By Thomas R. Cutler
Robot-to-person solutions are on a rapid trajectory for 2017 and beyond. Yet discrete manufacturing organizations which initiate material replenishment automation programs without properly analyzing processes and priorities for internal and external stakeholders, find far less value than anticipated.
Manufacturers are unsure about current replenishment capabilities within ERP (enterprise resource planning) and other systems, and are even less clear whether to fix, buy, or build a solution to gain the capabilities needed.
Too often disruptions in leadership and a change-averse environment can create barriers to improved production flow and automating processes.
The manufacturing sector is well-served when considering whether a replenishment solution can enhance flow and enable continuous improvements; often best practice robotic solutions follow.
According to Pam Bednar, VP at Synchrono, misalignment is often a key challenge.
“Aligning the materials support function with demand is key,” says Bednar. “Many manufacturers still perform planning and scheduling processes far away from actual orders and from execution on the shop floor. That’s how suppliers can be divorced from almost every aspect of the business that they are supplying.”
Misalignment with suppliers is often caused by existing replenishment policies such as min/max order policy. When it was first devised, min-max was a brilliant solution and much better than what was used before.
For min/max to work, one makes several significant assumptions about demand, production, shipping costs, aggregation, and holding costs. Many of these assumptions about the true cost of inventory have been proven false.
As a result of this change, and based on increased customer pressures for on-time delivery, min/max policies very often decouple suppliers from real demand.
Instead of replenishing close to the actual demand signal, the signals are accumulated and then released “in batch” to the supplier.
Bednar says: “This creates a bullwhip effect in the supply chain, leaving vendors in alternating and very unpredictable modes of too much demand and too little supply.”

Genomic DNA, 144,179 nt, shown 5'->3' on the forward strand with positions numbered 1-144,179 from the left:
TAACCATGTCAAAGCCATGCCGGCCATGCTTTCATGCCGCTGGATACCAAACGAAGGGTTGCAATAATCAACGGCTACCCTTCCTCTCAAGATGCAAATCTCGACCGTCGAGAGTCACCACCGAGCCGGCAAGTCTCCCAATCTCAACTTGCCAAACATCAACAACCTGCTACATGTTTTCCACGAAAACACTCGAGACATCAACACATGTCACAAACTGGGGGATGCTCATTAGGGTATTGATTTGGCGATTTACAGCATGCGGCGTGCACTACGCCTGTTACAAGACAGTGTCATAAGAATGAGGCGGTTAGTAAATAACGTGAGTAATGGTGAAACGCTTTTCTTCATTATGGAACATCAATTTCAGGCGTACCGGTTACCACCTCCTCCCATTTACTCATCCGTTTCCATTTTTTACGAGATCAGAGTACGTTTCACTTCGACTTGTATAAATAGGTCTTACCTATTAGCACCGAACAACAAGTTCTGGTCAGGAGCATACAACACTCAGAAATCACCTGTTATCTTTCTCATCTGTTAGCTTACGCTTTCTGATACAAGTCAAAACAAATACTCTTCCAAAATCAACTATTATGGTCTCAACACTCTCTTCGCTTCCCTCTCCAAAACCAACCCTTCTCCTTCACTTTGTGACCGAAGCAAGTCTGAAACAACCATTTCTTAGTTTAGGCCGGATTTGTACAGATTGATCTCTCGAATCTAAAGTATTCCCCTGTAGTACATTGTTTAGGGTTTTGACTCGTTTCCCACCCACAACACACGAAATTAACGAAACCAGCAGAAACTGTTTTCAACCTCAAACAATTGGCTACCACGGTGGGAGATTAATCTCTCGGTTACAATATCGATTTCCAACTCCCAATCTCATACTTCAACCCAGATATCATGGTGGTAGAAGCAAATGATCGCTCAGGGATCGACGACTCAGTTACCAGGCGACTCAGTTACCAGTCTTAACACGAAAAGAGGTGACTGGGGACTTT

eKanban eliminates this misalignment by recoupling suppliers with demand and giving them a view into manufacturing and true demand patterns. Supplier alignment needs to be an active process with continuous focus and support from discrete manufacturers.
The calculation of total cost of ownership in robotics and automation drives metrics and algorithms that are still fresh and untested. Thankfully, the TCO determination of SaaS-based solutions deliver more value over time because internal resources need only support configuration and training.
The software vendor takes on everything else, including the traditional resource drain of items such as hosting services, backup and recovery, upgrades, and hardware. It is easier to create and sustain training processes and continuous improvements for an eKanban system.
Finally, companies with SaaS-based solutions become business-process experts based on the clients helped.
Once introduced, these subject-matter experts help clarify goals and outline a pragmatic path towards achieving them. Whether using VSM (value stream mapping) or other methodologies, C-level executives create a conscientious deliberation to best-practice options, associated costs, and business needs.
Like any automation process, discrete manufacturers are able to reach a conclusion that effectively supports the unique existing business challenges. The right solution can provide both operational efficiency and competitive advantage.
Engaging shop floor labor
When it comes to discrete manufacturers current processes, the people feeling the most pain are often on the production floor. Conversations with these team members are vital to ensure complete engagement.
Automation software partners need to get out on the manufacturing floor and gauge demand profiles for each type of customer.
They also need to engage shop floor personnel in identifying opportunities to improve system rollout and effectiveness.
Bednar says: “Many manufacturers are pleasantly surprised with the positive response on the shop floor. They relate that these employees, rather than being change-averse, were engaged and energized when they had more clarity and autonomy on the job. Turnover was less of a problem as well, because employees were empowered with easy-to-use systems that supported their activities and processes.”
The only constant is change
Upsetting the status quo is inherent to any Lean process, particularly among discrete and engineer-to-order (ETO) manufacturers. It is often daunting to switch from acceptable – but definitely not optimal – Push processes to Pull-based eKanban systems.
This is largely because managing change in this arena means disrupting the status quo and possible friction among stakeholders who are apprehensive about the outcome.
Bednar says: “Sustaining an internal communications program not only sells the automated real-time system, but keeps energies up for the team and fosters a positive tone for those who are most affected by the change.”
Author Profile: Thomas R. Cutler is the President & CEO of Fort Lauderdale, Florida-based, TR Cutler, Inc., (www.trcutlerinc.com) Cutler is the founder of the Manufacturing Media Consortium including more than 6,000 journalists, editors, and economists writing about trends in manufacturing, industry, material handling, and process improvement. Cutler authors more than 500 feature articles annually regarding the manufacturing sector and is the most published freelance industrial journalist worldwide. Cutler can be contacted at email@example.com and can be followed on Twitter @ThomasRCutler.